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With unemployment rampant, the foreclosure crisis no longer can be blamed entirely on adjustable-rate loans, particularly the risky kind known as subprime mortgages.
For the first time, fixed-rate prime loans — those typically given to people with the best credit — triggered the largest share of foreclosures initiated nationwide in the first quarter, according to a survey released Thursday by the Mortgage Bankers Association.
The development indicates that a “second wave” of the foreclosure crisis — caused by the recession and job losses, rather than subprime loans — is washing over the country.
Nationally, nearly 29 percent of foreclosure proceedings begun in the first three months of this year involved fixed-rate prime mortgages, the association said. That is up from about 25 percent in the fourth quarter last year and about 19 percent a year ago.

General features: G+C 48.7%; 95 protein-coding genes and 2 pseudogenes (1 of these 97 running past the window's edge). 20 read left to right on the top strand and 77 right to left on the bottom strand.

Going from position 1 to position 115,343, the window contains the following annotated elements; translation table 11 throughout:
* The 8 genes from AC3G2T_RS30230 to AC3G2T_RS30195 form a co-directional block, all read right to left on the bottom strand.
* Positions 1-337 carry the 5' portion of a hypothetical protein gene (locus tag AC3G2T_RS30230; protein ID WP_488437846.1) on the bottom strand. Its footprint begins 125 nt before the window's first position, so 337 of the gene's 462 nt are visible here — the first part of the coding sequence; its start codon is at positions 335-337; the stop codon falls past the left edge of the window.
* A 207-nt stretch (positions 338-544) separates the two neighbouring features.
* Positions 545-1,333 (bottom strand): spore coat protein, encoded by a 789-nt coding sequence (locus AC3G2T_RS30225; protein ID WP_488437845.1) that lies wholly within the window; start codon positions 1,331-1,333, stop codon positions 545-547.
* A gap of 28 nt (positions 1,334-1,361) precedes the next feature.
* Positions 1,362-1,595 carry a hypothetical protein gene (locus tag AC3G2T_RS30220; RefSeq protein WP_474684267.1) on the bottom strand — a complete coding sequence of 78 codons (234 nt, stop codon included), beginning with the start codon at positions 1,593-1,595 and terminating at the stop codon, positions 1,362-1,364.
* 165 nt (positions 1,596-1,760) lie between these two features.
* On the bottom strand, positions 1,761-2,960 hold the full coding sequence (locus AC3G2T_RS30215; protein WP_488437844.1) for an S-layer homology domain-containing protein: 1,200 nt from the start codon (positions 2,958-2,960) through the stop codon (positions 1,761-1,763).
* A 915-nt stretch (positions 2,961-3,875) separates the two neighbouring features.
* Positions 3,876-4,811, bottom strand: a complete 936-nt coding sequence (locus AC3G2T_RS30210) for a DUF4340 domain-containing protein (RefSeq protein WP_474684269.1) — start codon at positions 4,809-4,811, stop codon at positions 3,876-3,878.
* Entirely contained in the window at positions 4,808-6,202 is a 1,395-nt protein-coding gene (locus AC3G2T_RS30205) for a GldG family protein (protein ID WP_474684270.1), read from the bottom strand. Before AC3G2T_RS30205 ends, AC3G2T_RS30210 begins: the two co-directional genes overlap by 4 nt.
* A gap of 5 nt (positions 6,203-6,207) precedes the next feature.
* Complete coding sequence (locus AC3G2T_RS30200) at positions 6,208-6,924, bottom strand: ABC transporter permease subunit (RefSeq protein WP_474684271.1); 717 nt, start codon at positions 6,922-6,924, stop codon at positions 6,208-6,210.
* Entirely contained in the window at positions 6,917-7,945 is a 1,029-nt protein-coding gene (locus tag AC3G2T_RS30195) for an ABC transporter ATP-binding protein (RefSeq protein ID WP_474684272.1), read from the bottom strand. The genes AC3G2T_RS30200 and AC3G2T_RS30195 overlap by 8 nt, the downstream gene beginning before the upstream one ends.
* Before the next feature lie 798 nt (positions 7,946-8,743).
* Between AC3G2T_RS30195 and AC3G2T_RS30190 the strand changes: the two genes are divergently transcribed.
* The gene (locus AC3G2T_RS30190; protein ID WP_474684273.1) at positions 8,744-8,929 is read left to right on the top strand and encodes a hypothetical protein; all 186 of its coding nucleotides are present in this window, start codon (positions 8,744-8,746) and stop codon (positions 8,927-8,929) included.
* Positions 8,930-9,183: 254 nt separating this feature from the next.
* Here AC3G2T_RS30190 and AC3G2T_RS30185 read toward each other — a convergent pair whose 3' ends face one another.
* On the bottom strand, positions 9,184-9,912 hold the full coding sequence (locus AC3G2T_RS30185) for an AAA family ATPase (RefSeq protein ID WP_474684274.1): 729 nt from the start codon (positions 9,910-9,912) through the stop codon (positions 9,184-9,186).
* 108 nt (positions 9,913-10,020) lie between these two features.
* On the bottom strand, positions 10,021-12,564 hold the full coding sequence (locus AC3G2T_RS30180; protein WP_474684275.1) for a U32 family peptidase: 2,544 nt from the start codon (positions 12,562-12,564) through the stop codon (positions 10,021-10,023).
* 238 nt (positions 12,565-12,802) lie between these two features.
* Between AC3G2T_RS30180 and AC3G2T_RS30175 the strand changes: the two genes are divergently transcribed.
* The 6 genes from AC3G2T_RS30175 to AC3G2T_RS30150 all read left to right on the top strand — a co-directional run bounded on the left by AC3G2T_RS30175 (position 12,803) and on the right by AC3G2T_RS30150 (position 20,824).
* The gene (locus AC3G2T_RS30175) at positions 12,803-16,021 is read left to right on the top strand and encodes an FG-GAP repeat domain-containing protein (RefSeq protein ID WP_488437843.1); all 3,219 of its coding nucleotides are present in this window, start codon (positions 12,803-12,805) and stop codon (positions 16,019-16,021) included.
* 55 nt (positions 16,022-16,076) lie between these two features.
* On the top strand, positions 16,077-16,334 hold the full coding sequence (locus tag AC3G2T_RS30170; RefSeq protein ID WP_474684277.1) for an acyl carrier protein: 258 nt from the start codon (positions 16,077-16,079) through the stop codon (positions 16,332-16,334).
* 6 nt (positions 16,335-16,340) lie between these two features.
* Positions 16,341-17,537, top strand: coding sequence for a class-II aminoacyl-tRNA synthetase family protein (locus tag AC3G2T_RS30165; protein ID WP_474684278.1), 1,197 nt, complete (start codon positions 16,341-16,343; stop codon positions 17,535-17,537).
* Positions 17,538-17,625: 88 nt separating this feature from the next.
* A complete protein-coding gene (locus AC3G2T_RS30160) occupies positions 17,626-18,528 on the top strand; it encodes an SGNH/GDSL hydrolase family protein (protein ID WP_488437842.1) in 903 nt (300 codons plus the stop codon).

By contrast, subprime adjustable-rate mortgages, which represented 30 percent of foreclosures during the fourth quarter and 39 percent a year ago, accounted for just under 27 percent during the first three months of this year.
In California, most foreclosures still involve adjustable-rate mortgages, both subprime and prime. Experts say that’s because the state’s high cost of housing forces more people to rely upon those types of loans.
But fixed-rate prime loans are faltering here, too. They accounted for 19 percent of foreclosed mortgages in the first quarter of this year, up from about 11 percent in the fourth quarter and 8 percent a year ago.
Overall, the association reported, 12 percent of mortgages nationally were in trouble in the first quarter, either in foreclosure or past due by at least one payment. That is the highest level ever recorded.
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